London Mayor Issues Apology for Slave Trade
As churches across the country finalise preparations for the 200th anniversary of the abolition of the slave trade on Sunday, the Mayor of London, Ken Livingstone, has formally apologised for the capital's role in the slave trade.
He went on to urge Prime Minister Tony Blair to follow suit by issuing an official apology on behalf of the UK, reports the BBC.
"The Government's refusal of such an apology is squalid," Mr Livingstone said, reigniting the debate on the Government's stance.
He urged fellow Londoners to join him in apologising for this "monstrous crime".
Mr Livingstone pointed to formal apologies issued already by France, the US state of Virginia, the city of Liverpool, and the Church of England.
"It will be infinitely better for our country's reputation if that apology is made now justly, frankly and openly," he said, and added: "Delay demeans our country."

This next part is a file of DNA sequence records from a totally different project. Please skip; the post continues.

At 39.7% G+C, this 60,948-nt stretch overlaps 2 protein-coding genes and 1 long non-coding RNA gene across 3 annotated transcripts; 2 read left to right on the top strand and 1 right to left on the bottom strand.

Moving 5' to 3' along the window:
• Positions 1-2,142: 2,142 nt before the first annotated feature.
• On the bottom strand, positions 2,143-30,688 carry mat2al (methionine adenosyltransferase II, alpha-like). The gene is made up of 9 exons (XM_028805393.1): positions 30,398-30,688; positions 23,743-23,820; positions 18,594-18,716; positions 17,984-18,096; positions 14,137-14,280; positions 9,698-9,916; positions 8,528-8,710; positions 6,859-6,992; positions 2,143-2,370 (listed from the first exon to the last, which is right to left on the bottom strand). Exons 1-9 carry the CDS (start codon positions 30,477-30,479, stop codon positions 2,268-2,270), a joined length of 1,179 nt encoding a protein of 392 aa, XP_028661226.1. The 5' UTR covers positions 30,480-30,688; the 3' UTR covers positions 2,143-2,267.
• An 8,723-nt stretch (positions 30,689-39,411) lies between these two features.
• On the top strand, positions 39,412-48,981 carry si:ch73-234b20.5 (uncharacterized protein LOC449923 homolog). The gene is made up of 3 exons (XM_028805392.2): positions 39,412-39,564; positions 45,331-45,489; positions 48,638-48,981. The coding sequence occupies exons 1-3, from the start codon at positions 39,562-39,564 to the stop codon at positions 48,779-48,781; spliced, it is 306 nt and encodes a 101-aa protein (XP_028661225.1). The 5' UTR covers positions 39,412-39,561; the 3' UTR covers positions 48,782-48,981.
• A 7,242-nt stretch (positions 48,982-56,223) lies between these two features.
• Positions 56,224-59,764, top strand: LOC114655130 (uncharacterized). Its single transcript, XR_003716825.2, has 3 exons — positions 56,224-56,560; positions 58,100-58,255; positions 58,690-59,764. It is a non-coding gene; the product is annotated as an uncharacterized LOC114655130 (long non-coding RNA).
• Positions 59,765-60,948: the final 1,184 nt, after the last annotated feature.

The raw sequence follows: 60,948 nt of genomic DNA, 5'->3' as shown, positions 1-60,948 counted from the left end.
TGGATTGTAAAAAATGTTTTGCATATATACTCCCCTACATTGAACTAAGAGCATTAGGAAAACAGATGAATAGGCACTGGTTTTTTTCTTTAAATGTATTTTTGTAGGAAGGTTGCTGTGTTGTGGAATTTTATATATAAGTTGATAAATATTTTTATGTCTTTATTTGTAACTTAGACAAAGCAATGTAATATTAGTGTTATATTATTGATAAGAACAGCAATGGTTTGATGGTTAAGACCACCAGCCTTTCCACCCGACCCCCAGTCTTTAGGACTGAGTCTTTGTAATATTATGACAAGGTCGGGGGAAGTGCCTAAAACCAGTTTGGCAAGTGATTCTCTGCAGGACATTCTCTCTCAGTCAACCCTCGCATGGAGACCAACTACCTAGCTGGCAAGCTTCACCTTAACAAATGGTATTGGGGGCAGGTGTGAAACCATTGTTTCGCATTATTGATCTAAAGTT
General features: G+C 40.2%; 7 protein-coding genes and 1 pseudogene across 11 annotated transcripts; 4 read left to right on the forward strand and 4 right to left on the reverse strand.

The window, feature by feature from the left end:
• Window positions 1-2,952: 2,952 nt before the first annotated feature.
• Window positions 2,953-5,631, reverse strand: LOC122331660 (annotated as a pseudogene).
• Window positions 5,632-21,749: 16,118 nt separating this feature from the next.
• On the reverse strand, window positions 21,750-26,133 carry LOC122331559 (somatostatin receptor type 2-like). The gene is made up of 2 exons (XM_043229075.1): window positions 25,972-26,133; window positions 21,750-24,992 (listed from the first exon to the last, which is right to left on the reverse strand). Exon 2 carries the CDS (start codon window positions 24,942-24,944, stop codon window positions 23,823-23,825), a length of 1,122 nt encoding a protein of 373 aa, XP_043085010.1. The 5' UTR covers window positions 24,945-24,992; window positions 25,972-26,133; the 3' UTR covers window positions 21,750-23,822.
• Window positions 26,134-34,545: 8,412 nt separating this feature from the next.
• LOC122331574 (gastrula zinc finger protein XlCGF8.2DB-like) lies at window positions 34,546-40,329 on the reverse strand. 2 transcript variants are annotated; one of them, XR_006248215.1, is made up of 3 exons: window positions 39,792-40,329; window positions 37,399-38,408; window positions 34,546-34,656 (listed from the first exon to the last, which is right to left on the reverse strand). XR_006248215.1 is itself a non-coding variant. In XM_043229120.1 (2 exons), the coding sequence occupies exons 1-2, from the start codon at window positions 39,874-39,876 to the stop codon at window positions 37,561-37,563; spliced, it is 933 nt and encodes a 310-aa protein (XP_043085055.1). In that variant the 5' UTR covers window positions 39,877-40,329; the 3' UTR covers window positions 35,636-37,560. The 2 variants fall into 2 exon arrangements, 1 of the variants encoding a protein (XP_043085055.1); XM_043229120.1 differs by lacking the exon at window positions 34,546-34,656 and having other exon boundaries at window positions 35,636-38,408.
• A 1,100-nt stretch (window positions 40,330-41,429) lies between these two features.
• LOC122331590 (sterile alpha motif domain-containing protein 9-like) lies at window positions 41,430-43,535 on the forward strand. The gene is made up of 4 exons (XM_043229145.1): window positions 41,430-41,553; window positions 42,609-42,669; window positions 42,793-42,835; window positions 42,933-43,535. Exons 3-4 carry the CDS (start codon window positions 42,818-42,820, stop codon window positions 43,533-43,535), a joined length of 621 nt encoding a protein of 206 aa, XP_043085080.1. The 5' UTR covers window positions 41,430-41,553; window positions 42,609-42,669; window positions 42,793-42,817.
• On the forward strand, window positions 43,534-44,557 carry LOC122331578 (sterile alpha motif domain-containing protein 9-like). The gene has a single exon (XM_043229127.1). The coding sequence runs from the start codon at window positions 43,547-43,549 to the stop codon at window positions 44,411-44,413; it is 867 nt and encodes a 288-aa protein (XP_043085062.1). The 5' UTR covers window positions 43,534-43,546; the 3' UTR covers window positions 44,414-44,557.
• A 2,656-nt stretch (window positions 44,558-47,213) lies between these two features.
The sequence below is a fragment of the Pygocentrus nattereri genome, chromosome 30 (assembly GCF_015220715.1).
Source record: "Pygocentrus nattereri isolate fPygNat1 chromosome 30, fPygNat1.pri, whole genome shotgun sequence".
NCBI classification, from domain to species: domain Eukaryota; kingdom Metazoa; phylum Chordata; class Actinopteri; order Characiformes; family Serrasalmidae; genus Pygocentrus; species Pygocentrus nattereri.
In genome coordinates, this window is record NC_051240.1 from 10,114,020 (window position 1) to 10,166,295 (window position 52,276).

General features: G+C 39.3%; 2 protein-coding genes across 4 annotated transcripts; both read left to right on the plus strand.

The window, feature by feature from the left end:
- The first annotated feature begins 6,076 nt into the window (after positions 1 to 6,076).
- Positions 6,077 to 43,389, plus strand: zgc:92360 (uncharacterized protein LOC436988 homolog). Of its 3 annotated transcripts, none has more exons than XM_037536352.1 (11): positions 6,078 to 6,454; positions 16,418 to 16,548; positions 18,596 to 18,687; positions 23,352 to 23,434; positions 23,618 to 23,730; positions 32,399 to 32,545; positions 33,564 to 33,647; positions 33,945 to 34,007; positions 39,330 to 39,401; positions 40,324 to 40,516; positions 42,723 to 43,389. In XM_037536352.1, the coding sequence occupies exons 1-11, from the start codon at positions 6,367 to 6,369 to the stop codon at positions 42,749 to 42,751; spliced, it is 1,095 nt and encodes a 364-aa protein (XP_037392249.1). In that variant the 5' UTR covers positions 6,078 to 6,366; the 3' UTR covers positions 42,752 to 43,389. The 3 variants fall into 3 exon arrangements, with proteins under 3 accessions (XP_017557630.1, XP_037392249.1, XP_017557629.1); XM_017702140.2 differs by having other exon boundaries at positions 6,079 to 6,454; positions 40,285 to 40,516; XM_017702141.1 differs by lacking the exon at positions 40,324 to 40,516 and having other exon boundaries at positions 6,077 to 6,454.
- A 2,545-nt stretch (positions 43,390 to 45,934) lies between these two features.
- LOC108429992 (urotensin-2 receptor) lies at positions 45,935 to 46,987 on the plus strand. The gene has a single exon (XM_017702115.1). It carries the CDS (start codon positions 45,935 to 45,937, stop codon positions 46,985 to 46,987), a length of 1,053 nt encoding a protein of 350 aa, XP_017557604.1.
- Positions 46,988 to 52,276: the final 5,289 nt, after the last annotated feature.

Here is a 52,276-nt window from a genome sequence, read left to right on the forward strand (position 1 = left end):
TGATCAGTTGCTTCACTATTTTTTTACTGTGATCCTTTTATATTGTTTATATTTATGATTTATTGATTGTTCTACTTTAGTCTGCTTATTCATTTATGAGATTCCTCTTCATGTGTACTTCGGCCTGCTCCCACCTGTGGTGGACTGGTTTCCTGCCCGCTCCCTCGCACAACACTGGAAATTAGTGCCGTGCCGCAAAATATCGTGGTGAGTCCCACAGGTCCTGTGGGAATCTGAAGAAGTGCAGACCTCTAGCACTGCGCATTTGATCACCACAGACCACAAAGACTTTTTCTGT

Rev Rose Hudson-Wilkin, chair of the national Committee for Minority Ethnic Anglican Concerns in the Church of England, told Christian Today, "If it [an apology] doesn't come I won't be upset or alarmed. It needs to come voluntarily. One should not be press-ganged into saying it.
"If somebody has to beg and plead with you to do it then forget it, don't bother doing it, because it becomes meaningless then."
Mr Blair has previously expressed "deep sorrow" for Britain's role in the slave trade but has so far stopped short of issuing a full apology.
In an article for the New Nation newspaper in November 2006, Mr Blair said it had been "profoundly shameful".
Simon Woolley, the director of Operation Black Vote, said the mayor had made a "bold but undeniable statement".
"By apologising, we begin the process of reconciliation and addressing the legacy of this gross act of inhumanity," he said.
"It is important because the legacy of slavery remains with many black people on a daily basis."
The Bicentenary of the Abolition of Slavery Act, which banned slavery throughout the British Empire, is on Sunday 25 March.